The Influence of National IT Policies, Socio-economic Factors, and National Culture on Network Readiness in Africa

The Influence of National IT Policies, Socio-economic Factors, and National Culture on Network Readiness in Africa

Airi Ifinedo (NAV Solutions, Canada) and Princely Ifinedo (Cape Breton University, Canada)
DOI: 10.4018/978-1-4666-1637-0.ch007
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Abstract

This study examines the influence of national IT policies, socio-economic and cultural factors on the network readiness of African countries. The capability and level of preparation of a nation to participate in and benefit from information and communication technologies (ICT) for socio-development is assessed by the network readiness index. Prior studies have shown that such factors have a significant influence on how a country benefits from its use of ICT products for development. Research on this topic with data from the African continent is rare. This study serves to fill this gap. It is based on data from a cross-section of twenty diverse African countries. The data suggested variability in the use of ICT for developmental purposes among the sampled countries. To that end, Africa should not be viewed as monolithic in such respects. The study showed that all the measures used to operationalize national IT policies, socio-economic and some cultural factors are positively related to the network readiness of the sampled African countries. Importantly, the quality of each country’s educational systems, its transparency (corruption) levels, its ICT regulatory framework, and its cross-cultural dimension of power distance (PDI) were found to have significant relevance to its network readiness. The implications of the study’s findings for research and policy making are discussed.
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Introduction

Information and communication technologies (ICT) play a vital role in the advancement of modern societies (Pohjola, 2002, 2003; Gibbs et al., 2003; Dewan et al, 2005; WEF, 2011). Countries that have realized the importance of ICT continue to benefit from such products (Dasgupta et al., 2001; Chinn and Fairlie, 2004; EIU, 2011; WEF, 2011). Indeed research has shown that countries that invest heavily in ICT products and services tend to have higher growth and developmental indicators than those with fewer ICT investments (Caselli and Coleman, 2001; Shih et al., 2002; Pohjola, 2003; Dedrick et al., 2003). The policy decisions of developed countries consistently emphasize ICT-related projects, issues and initiatives in their development plans (Jorgenson, 2001; Pohjola, 2003; Bui et al., 2003; Dedrick et al., 2003; Erumbam and de Jong, 2006).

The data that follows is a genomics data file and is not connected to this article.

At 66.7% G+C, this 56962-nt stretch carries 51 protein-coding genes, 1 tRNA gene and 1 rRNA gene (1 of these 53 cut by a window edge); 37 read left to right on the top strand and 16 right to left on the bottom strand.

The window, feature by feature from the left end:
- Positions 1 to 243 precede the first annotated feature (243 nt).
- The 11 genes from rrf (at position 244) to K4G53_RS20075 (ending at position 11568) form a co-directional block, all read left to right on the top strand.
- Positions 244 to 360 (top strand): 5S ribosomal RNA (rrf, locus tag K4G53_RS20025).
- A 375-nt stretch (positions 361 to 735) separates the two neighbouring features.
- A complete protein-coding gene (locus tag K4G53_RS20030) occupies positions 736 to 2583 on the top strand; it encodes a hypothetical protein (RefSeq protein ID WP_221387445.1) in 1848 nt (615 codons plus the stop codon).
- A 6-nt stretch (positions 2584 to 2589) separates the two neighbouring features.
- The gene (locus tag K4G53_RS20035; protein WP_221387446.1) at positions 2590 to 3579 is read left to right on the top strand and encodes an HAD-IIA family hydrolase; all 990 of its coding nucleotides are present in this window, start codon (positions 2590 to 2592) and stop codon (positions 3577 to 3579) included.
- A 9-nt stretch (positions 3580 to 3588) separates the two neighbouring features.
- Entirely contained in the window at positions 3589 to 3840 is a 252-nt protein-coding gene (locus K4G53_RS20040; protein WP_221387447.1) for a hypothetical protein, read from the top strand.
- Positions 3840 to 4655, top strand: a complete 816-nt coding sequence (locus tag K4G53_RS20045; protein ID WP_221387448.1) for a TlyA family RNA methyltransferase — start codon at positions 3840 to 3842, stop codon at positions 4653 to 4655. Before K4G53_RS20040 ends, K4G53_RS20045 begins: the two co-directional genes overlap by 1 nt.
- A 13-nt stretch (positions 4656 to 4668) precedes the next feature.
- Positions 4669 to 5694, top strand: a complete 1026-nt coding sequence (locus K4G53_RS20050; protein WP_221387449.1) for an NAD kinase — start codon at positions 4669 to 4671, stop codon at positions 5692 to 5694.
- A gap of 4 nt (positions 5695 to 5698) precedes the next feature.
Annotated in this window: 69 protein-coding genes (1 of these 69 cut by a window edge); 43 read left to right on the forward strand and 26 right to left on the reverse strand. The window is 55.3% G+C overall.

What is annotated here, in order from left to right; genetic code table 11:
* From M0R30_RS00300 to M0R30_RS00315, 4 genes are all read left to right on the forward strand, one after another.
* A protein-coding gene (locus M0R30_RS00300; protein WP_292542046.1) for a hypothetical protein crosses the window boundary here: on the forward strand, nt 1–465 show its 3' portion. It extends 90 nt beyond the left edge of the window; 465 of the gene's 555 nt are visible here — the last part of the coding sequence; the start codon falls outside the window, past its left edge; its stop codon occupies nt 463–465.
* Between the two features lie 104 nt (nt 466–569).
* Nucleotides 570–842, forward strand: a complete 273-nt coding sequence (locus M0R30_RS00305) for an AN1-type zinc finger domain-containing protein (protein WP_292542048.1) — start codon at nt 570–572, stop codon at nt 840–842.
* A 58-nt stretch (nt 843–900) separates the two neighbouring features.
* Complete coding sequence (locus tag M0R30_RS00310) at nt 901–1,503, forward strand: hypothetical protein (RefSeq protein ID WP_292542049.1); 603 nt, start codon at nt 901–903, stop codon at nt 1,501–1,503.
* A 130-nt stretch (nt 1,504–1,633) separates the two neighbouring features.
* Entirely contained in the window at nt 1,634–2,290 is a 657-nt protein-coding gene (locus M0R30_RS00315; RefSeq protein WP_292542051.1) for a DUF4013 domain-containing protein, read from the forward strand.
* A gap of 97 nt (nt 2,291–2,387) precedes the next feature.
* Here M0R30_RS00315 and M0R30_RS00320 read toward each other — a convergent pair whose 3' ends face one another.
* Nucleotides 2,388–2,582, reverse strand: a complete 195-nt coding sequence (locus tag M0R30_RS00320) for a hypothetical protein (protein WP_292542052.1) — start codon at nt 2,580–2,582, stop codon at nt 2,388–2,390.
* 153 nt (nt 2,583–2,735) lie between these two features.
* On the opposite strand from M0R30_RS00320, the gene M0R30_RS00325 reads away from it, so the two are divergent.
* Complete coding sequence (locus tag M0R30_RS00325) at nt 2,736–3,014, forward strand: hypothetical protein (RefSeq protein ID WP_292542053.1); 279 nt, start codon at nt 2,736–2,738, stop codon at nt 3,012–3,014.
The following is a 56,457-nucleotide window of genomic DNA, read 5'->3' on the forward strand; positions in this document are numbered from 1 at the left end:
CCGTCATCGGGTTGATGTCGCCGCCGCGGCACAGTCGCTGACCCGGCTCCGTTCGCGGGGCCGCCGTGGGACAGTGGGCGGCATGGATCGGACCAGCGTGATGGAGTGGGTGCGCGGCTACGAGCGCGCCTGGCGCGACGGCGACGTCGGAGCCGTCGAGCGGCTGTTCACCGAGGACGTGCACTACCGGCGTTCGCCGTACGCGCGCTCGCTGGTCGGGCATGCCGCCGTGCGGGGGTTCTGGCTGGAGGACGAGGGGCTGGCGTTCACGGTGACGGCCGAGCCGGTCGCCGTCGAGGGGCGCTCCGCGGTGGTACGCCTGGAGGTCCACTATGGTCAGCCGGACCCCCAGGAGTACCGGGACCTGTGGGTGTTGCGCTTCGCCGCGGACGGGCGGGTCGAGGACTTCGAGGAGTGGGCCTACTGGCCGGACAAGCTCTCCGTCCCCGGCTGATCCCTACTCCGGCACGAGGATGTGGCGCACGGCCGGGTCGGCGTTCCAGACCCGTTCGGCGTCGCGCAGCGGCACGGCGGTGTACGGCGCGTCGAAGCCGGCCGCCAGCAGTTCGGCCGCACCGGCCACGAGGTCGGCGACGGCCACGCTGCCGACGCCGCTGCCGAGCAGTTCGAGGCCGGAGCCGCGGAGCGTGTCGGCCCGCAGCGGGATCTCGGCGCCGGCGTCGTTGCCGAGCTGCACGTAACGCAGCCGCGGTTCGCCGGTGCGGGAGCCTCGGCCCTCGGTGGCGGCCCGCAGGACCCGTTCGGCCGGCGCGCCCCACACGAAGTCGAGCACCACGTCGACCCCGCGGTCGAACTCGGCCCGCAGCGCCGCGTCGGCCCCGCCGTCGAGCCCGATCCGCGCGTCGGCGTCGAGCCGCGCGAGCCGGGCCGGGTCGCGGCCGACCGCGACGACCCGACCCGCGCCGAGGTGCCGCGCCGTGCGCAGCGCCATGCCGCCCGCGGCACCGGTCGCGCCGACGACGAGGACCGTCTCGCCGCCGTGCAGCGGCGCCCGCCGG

In contrast, less developed parts of the world, including Africa, are only beginning to grasp how ICT-enabled services can be used to hasten development (Molla, 2000; G8 DOT Force, 2001; Ifinedo, 2005a). Indeed development reports (e.g. G8 DOT Force, 2001; InfoDev, 2007) and other studies (e.g. Bui et al., 2003; Mbarika et al., 2005; Langmia, 2005; Bagchi et al., 2006) indicate that several African countries are not yet quite ready to benefit from all the advances of the information age or ICT. A recent report on Africa explained “that future socio-economic development will need to embrace the use of ICT” (InfoDev, 2007, p.5).

Commentaries and research findings on how ICT diffusion is influenced by socio-economic change and development in Africa have started to emerge after a dearth of publishing from the continent on information systems (IS) (Odedra et al., 2003; Mbarika et al., 2005; Bagchi et al., 2006). Despite these efforts to disseminate new insights, most publications (e.g., Janczewski, 1992; Wallsten, 2001; Odedra et al., 2003; Roycroft and Anantho, 2003) discussing ICT-related issues in Africa tend to treat the continent as if it were a monolith. Only a handful of researchers have so far acknowledged the distinctions among Africa’s separate sub-regions and countries (Darley, 2001; Straub et al., 2001; Ifinedo, 2005a; Langmia, 2005; Bagchi et al., 2006). It is important to make this clarification because ICT problems and initiatives differ among Africa’s different countries (Molla, 2000; Ifinedo, 2005a; Morawczynski et al., 2006; Bagchi et al., 2006). Morawczynski et al. (2006), for example, have shown how the links between ICT acceptance and economic development vary among African countries. As Bagchi et al. (2006) explain, “[t]he diffusion of ICTs is not uniform among African nations.”

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